Cyberwarfare / Nation-State Attacks , Endpoint Security , Fraud Management & Cybercrime

North Korean Hackers Look to Internet Explorer Zero Days

Google TAG Attributes Exploits to State-Sponsored APT37, aka Reaper
North Korean Hackers Look to Internet Explorer Zero Days
Image: Shutterstock

North Korean state-sponsored hackers exploited a zero-day vulnerability in the JavaScript engine of Microsoft's Internet Explorer via an Office document sent to users in South Korea.

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Google's Threat Analysis Group says it spotted the exploit in October after multiple individuals from South Korea uploaded to VirusTotal a copy of the malicious Word file. The document purported to be an update on the Halloween crowd crush that killed more than 150 in the Itaewon neighborhood of Seoul.

APT37, also known as Reaper, primarily targets South Korea, the country with which the totalitarian regime in Pyongyang has maintained a tense seven-decade armistice. Cybersecurity firm Mandiant has written that APT37, which appears to have been active since at least 2012, focuses on targeting the public and private sectors alike for espionage campaigns.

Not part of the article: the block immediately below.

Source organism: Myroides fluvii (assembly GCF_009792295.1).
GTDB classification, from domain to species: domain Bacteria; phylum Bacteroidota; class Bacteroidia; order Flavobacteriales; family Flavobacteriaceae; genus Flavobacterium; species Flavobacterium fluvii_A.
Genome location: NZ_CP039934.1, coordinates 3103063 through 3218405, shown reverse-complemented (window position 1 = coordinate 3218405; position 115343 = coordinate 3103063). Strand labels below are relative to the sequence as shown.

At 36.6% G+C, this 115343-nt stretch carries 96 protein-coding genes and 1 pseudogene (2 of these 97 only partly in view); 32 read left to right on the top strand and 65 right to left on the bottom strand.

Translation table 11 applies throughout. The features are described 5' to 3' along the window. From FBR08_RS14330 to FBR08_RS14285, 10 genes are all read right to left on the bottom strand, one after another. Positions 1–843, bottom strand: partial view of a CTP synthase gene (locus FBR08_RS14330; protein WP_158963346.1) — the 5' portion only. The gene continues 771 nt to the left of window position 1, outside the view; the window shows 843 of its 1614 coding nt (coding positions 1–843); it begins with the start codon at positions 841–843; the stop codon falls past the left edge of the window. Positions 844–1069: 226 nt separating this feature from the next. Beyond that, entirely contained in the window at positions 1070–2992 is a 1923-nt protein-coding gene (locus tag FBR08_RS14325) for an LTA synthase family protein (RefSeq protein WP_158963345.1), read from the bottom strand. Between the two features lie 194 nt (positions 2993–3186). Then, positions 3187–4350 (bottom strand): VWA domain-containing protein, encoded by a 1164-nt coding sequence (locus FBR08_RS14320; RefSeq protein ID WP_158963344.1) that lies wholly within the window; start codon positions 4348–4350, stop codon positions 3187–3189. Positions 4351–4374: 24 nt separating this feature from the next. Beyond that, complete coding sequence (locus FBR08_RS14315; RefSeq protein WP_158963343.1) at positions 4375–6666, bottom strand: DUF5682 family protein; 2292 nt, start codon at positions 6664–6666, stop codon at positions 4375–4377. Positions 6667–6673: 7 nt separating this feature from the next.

Microsoft issued a patch for the zero-day in early November.

The vulnerability, CVE-2022-41128, resided within the Internet Explorer JavaScript engine - jscript9.dll - the application Office uses to render HTML content. Google characterizes the flaw as an incorrect just-in-time compilation that leads to variable type confusion. It is similar to another vulnerability, CVE-2021-34480, which Google researchers identified in 2021.

This North Korean threat group has exploited Internet Explorer zero-days before, Google says. Exploiting Internet Explorer through the Office channel has its advantages since it doesn't depend on users selecting the browser as the default. Nor does it require chaining the exploit with another to break free of Internet Explorer's Enhanced Protected Mode sandbox, writes Google.

The malicious document downloaded a rich text file template that in turn fetched remote HTML content - but only if users disabled Office's Protected View setting. Google researchers ultimately did not recover the final payload of the campaign, but APT37 in the past had delivered a variety of implants that "abuse legitimate cloud services as a C2 channel and offer capabilities typical of most backdoors."

The Cybersecurity and Infrastructure Security Agency added the IE zero-day to its catalog of known exploited vulnerabilities in November and ordered federal civilian agencies to patch the bug by Dec. 9.


About the Author

Mihir Bagwe

Mihir Bagwe

Senior Correspondent, Global News Desk

Bagwe previously worked at CISO magazine, reporting the latest cybersecurity news and trends and interviewing cybersecurity subject matter experts.




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